And if you want to go for the whole shebang, removals firms conduct a luxe package where they will pack and unpack for you. But be prepared to part with a few thousand for this one.

If you go down the route of using a removal company, try and declutter before you get an estimate from them. It could save you quite a bit.

How much do removals cost?

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6. Don’t forget the deposit

Allow 5-10% of the property purchase price

Okay, so this isn’t strictly a moving cost. It’s part of the actual cost of your new home.

But this is just a reminder, since you're doing these sums, that the smallest deposit needed to buy a new place is 5% of the home’s total cost.

So, if you’re looking for a two-bedroom flat that’s £250K, you’ll need £12,500 saved up in your bank for a deposit.

Most lenders prefer a 10% deposit if you can manage it. It opens up more mortgage choices and potentially lower interest repayment rates for you.

The government also offers schemes for first-time buyers that mean you don’t need such a big deposit, like  Shared Ownership and the Mortgage Guarantee Scheme.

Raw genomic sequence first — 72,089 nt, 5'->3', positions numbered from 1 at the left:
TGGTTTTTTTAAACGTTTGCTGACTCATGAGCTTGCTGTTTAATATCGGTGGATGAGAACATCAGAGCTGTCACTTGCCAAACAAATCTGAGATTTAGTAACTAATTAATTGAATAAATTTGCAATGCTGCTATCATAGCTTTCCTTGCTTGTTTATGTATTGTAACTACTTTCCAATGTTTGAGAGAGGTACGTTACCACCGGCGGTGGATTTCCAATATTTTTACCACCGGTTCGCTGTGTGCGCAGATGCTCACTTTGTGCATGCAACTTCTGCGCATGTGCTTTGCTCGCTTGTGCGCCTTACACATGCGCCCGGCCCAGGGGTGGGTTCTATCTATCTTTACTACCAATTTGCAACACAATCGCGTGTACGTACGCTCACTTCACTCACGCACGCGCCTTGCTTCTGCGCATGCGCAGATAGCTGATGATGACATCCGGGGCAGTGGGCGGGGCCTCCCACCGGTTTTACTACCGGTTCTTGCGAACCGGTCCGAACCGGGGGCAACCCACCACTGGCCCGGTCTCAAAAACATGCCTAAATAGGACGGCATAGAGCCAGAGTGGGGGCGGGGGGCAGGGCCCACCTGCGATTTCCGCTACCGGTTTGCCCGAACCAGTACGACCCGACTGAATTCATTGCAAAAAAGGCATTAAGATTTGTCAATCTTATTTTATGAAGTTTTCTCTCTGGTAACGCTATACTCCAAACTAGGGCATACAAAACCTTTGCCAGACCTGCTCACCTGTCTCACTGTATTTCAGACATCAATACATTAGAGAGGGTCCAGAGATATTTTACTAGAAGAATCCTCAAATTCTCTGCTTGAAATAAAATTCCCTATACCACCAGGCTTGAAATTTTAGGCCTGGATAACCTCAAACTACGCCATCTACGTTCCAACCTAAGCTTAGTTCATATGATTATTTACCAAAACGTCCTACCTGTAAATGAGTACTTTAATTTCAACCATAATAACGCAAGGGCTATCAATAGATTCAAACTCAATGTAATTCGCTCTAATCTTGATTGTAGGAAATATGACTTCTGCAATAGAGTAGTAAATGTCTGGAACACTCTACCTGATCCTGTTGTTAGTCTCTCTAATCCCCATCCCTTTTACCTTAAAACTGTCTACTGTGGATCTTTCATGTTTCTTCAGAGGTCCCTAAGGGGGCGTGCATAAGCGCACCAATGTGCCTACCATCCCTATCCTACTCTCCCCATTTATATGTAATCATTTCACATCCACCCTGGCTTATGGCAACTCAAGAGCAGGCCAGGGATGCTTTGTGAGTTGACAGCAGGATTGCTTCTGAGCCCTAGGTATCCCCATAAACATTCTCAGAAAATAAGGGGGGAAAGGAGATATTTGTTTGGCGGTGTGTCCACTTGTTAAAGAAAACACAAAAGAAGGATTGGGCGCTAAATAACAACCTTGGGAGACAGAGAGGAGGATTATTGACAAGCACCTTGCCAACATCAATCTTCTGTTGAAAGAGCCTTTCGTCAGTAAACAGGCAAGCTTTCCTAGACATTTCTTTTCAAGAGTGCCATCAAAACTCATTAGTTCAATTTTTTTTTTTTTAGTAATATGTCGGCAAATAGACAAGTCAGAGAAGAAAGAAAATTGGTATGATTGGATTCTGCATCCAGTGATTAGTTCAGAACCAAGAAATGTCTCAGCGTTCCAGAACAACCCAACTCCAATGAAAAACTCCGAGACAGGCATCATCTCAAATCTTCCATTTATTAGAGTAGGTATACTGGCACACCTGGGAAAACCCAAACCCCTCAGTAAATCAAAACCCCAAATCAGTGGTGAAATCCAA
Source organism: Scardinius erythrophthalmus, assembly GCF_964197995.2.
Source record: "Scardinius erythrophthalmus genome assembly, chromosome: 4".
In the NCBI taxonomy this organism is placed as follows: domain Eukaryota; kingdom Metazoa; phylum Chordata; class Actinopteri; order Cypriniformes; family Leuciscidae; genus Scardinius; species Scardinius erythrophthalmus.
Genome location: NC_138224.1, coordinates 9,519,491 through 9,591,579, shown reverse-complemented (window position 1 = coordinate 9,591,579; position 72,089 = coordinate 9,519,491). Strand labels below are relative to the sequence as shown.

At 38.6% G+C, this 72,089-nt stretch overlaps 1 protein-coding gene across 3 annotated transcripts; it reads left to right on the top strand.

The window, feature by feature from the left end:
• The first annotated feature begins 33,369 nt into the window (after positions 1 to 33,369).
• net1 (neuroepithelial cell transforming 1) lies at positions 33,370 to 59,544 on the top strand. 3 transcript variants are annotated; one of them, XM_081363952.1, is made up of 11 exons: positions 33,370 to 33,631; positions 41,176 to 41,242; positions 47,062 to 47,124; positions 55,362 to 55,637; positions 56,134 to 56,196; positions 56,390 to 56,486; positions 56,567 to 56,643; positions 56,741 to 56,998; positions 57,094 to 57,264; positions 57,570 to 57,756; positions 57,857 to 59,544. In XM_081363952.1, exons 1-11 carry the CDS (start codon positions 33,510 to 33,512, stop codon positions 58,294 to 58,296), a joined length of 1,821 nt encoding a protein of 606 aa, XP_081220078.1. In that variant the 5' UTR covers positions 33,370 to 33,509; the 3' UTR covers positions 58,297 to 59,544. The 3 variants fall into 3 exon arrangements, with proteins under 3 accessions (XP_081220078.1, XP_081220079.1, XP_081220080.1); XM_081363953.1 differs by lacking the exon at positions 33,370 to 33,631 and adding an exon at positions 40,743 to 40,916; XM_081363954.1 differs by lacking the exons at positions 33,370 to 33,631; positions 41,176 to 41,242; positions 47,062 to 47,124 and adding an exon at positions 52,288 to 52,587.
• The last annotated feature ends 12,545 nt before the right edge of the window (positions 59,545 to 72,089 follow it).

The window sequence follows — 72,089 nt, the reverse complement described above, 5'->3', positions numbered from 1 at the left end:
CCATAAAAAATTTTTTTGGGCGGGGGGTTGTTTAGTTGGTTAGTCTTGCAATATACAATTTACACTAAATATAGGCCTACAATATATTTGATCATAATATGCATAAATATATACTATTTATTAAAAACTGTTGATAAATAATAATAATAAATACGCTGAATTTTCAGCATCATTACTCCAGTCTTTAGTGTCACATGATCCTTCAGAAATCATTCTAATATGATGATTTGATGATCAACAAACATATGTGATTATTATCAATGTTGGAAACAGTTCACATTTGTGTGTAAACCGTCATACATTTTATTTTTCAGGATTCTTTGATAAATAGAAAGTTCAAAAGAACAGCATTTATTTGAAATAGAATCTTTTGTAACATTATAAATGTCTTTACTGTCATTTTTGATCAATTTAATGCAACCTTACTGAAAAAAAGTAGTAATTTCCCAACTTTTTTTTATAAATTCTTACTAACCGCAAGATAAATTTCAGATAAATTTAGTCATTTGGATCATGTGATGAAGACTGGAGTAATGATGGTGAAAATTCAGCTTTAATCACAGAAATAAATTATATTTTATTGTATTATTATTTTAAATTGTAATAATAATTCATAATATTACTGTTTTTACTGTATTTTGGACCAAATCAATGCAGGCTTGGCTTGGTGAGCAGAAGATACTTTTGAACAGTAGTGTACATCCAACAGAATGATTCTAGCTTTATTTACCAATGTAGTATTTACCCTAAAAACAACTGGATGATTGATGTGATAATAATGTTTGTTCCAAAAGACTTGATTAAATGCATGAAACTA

7. Insuring your new home

Once your new home legally becomes yours, you'll need to insure it.

Unlike car insurance, neither buildings nor content insurance is actually a legal requirement, but they could end up being the best insurance policies you've ever taken out.

If you're buying a house, you'll need both buildings insurance and contents insurance.

As their names suggest, buildings insurance protects the structure of your home and contents insurance protects what’s in it.

Although they are often purchased together as ‘home insurance’, buildings and contents insurance are officially two separate kinds of policy.

If you're buying a leasehold apartment, it's usually the freeholder's responsibility to cover the buildings insurance, but this is absolutely worth checking.

Find out more about building and contents insurance with our home insurance guide.

8. Council tax and bills

As a homeowner, you'll now of course have a load of lovely bills to pay.

Apart from your mortgage repayments, council tax is the biggest of these, followed by energy, water, home insurance and broadband.

Let's take a look at how much these might all work out at with our guide: The household bills that homeowners pay every month.


We try to make sure that the information here is accurate at the time of publishing. But the property market moves fast and some information may now be out of date. Zoopla Property Group accepts no responsibility or liability for any decisions you make based on the information provided.